Like the gorgeously realised Lightning Strike attacks, Samurai Shodown is imbued with stylistically bold presentation throughout. It might not be the most technically impressive fighter from a visual perspective, but due largely to its commitment to both Japanese history and Japanese artistic design, it still manages to stand out from the crowd. Close to the strong lines and painterly style used in Street Fighter IV, Samurai Shodown’s visuals are bold, effective but immediately recognisable. The characters, while slightly updated, are still based largely on the classic 90s design, and honestly, it’s all the better for it. It might lack the visual wow factor of Dragon Ball Z or the technical prowess of Mortal Kombat 11, but by keeping things relatively simple, the visuals match the games’ ethos, creating a clean, easy to understand fighter and one that puts effective mechanics above all else.
The one area that the game is arguably lacking in is game modes. The basic but enjoyable arcade mode tells a simple story that thankfully forgoes the kind of narrative mess that can be found in many modern fighters, but other than that, it’s all rather basic. I’d love to say that the ambitious Dojo mode saves the day, but at the time of writing, the system, which works in a similar way to Forza’s, Drivatar system, seems to be creating an army of idiots – AI fighters that sadly have little in the way of actual AI. These computer controlled fighters that are supposedly based on real world opponents might well improve as more data is gathered, but right now, it’s not really up to much.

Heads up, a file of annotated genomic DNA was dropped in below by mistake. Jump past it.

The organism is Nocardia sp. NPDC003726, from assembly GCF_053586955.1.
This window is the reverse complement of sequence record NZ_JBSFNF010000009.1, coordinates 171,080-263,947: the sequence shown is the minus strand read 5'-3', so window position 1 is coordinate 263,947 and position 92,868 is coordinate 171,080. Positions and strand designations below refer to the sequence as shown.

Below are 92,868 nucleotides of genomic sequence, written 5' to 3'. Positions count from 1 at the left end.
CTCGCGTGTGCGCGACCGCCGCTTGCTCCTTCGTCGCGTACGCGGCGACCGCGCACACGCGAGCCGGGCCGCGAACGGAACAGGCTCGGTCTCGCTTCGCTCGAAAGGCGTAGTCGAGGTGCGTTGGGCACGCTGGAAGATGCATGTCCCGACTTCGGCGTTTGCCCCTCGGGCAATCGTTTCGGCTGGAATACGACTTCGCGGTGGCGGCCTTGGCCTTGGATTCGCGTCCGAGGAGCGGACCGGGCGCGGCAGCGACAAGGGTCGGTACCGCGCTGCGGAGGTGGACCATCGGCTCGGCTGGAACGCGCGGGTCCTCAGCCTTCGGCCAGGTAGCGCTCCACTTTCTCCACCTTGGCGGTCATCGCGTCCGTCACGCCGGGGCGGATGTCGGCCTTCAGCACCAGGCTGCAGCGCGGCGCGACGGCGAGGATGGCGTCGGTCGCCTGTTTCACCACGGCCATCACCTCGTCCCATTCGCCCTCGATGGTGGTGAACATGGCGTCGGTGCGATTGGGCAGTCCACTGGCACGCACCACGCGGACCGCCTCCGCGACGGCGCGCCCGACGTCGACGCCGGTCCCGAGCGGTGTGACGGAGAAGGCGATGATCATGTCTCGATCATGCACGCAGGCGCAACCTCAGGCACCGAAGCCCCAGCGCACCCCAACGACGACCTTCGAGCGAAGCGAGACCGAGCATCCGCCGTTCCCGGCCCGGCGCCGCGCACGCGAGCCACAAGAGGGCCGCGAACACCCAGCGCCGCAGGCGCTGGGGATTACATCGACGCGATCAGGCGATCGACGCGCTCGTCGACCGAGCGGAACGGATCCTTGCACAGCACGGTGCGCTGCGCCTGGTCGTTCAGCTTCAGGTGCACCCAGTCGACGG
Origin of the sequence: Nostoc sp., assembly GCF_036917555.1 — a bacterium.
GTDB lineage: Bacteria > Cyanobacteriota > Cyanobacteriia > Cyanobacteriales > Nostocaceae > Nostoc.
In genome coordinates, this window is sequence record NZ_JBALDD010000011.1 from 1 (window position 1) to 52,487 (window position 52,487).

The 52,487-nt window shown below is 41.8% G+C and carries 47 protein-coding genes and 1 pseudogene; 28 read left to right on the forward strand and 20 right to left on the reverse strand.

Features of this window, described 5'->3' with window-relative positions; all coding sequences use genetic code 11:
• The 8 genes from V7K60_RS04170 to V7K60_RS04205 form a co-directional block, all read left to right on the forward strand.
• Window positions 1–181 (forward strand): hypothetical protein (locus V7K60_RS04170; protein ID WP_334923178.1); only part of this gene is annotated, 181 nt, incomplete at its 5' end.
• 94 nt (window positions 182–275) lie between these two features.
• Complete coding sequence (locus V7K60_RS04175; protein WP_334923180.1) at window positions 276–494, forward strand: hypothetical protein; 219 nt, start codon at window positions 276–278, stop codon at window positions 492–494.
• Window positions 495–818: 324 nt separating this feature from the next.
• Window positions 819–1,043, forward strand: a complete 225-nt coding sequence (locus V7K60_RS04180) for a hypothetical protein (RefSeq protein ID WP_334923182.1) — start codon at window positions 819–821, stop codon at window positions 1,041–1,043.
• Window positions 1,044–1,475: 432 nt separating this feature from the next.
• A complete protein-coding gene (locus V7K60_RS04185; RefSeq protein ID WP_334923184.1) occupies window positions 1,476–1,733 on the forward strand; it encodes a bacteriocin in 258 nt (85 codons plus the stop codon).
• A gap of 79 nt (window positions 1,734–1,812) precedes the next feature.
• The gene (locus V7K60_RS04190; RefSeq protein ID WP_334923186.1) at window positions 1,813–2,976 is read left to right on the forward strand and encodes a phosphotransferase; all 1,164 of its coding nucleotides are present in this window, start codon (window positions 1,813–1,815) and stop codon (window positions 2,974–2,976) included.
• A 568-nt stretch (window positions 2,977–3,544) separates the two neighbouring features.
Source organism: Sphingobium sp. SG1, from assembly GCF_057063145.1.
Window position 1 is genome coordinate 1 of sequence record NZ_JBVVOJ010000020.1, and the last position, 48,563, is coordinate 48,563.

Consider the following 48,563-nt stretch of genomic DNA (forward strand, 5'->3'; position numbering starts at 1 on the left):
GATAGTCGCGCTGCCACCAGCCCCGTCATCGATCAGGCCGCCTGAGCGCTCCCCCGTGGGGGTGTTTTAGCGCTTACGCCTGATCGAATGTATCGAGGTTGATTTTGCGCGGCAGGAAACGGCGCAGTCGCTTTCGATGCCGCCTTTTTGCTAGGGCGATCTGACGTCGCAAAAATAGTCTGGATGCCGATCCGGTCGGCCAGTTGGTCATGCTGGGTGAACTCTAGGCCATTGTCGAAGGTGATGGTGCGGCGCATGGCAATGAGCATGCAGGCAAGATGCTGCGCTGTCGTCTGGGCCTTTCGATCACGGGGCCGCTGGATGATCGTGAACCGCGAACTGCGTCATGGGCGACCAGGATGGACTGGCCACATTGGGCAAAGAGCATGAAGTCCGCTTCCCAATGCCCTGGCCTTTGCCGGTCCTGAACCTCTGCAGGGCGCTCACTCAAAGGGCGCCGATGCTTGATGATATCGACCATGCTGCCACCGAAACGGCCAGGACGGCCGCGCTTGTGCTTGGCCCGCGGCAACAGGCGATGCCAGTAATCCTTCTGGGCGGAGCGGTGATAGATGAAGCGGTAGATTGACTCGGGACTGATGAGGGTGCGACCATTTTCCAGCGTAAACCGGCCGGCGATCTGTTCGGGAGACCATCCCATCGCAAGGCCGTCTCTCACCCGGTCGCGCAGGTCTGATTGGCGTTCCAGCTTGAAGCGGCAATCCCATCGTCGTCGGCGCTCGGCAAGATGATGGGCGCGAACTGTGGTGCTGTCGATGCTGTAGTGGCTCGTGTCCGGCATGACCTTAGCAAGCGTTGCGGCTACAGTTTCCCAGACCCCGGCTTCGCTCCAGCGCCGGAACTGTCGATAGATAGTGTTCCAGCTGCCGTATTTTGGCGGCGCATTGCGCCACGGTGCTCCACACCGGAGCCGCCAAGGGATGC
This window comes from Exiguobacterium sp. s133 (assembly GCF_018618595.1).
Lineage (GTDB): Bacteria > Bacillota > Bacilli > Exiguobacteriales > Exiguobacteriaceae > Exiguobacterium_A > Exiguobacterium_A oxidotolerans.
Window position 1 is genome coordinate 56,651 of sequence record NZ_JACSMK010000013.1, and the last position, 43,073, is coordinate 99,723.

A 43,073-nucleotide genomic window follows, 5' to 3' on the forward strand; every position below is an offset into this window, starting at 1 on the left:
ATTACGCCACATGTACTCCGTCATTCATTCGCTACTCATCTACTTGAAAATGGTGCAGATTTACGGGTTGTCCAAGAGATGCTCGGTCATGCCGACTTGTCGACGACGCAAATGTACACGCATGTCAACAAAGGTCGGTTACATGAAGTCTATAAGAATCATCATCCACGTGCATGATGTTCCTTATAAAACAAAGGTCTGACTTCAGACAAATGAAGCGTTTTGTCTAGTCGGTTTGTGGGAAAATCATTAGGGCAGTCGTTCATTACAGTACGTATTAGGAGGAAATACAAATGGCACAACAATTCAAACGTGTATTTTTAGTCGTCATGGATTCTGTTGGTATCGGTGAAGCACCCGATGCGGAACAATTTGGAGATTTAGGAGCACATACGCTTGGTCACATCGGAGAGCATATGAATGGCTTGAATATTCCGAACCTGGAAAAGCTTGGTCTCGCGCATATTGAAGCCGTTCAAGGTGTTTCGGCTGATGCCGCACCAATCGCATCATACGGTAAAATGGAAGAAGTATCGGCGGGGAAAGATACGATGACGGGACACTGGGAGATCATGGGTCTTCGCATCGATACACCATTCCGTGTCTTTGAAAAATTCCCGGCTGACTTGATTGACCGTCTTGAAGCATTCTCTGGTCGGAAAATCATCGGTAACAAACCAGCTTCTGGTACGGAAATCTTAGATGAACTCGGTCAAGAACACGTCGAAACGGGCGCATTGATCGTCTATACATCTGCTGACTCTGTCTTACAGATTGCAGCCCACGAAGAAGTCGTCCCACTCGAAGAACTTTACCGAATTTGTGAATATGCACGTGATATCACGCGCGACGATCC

The same is true of the serviceable but largely underwhelming online options. The fact that they work for the most part is something to be celebrated I suppose, but there are occasional issues with lag, and in terms of actual options, it’s all rather bare bone. The exceptional gameplay makes online battles naturally exciting, but compared to the likes of Tekken 7 and Street Fighter V, Samurai Shodown’s online options feel comparatively basic.
It might lack game modes, and the slow, deliberate pace might not be to everyone’s taste, but for fans of the series, this will prove a hugely successfully return to one of the 90’s premier 2D fighters. Despite a handful of well-implemented refinements and a carefully considered change to the games’ art style, this is Samurai Shodown as you remember it, and it really is as fantastic as ever. It’s unique mechanics and truly devastating attacks make this one of the most approachable fighters on the market, but like the best fighters around, the simple mechanics hide a wealth of carefully constructed depth.
REVIEW CODE: A complimentary Microsoft Xbox One code was provided to Bonus Stage for this review. Please send all review code enquiries to firstname.lastname@example.org.
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Samurai Shodown Review
Gameplay - 8/10
Graphics - 8/10
Sound - 8/10
Replay Value - 8/10
User Review( votes)
It’s unique mechanics and truly devastating attacks make this one of the most approachable fighters on the market, but like the best fighters around, the simple mechanics hide a wealth of carefully constructed depth.